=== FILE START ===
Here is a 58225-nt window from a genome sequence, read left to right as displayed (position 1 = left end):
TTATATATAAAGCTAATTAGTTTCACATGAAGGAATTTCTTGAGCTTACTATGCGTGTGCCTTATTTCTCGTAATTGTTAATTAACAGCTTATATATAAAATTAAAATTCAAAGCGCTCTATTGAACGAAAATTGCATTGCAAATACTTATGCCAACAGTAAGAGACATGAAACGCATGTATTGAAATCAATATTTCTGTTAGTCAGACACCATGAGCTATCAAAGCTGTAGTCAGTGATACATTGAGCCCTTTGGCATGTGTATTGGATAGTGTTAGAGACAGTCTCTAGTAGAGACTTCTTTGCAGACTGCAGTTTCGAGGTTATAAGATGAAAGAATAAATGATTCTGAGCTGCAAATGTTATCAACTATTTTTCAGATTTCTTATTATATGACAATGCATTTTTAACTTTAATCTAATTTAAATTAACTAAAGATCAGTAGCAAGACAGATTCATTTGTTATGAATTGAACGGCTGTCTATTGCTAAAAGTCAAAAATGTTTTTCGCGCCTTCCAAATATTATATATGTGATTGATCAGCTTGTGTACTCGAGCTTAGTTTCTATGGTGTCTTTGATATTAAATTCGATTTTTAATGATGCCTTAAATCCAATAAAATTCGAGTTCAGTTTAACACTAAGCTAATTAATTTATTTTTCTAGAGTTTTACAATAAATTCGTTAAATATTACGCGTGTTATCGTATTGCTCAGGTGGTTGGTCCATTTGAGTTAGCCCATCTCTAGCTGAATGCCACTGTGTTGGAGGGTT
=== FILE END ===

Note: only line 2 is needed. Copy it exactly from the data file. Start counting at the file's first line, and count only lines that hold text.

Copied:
TTATATATAAAGCTAATTAGTTTCACATGAAGGAATTTCTTGAGCTTACTATGCGTGTGCCTTATTTCTCGTAATTGTTAATTAACAGCTTATATATAAAATTAAAATTCAAAGCGCTCTATTGAACGAAAATTGCATTGCAAATACTTATGCCAACAGTAAGAGACATGAAACGCATGTATTGAAATCAATATTTCTGTTAGTCAGACACCATGAGCTATCAAAGCTGTAGTCAGTGATACATTGAGCCCTTTGGCATGTGTATTGGATAGTGTTAGAGACAGTCTCTAGTAGAGACTTCTTTGCAGACTGCAGTTTCGAGGTTATAAGATGAAAGAATAAATGATTCTGAGCTGCAAATGTTATCAACTATTTTTCAGATTTCTTATTATATGACAATGCATTTTTAACTTTAATCTAATTTAAATTAACTAAAGATCAGTAGCAAGACAGATTCATTTGTTATGAATTGAACGGCTGTCTATTGCTAAAAGTCAAAAATGTTTTTCGCGCCTTCCAAATATTATATATGTGATTGATCAGCTTGTGTACTCGAGCTTAGTTTCTATGGTGTCTTTGATATTAAATTCGATTTTTAATGATGCCTTAAATCCAATAAAATTCGAGTTCAGTTTAACACTAAGCTAATTAATTTATTTTTCTAGAGTTTTACAATAAATTCGTTAAATATTACGCGTGTTATCGTATTGCTCAGGTGGTTGGTCCATTTGAGTTAGCCCATCTCTAGCTGAATGCCACTGTGTTGGAGGGTT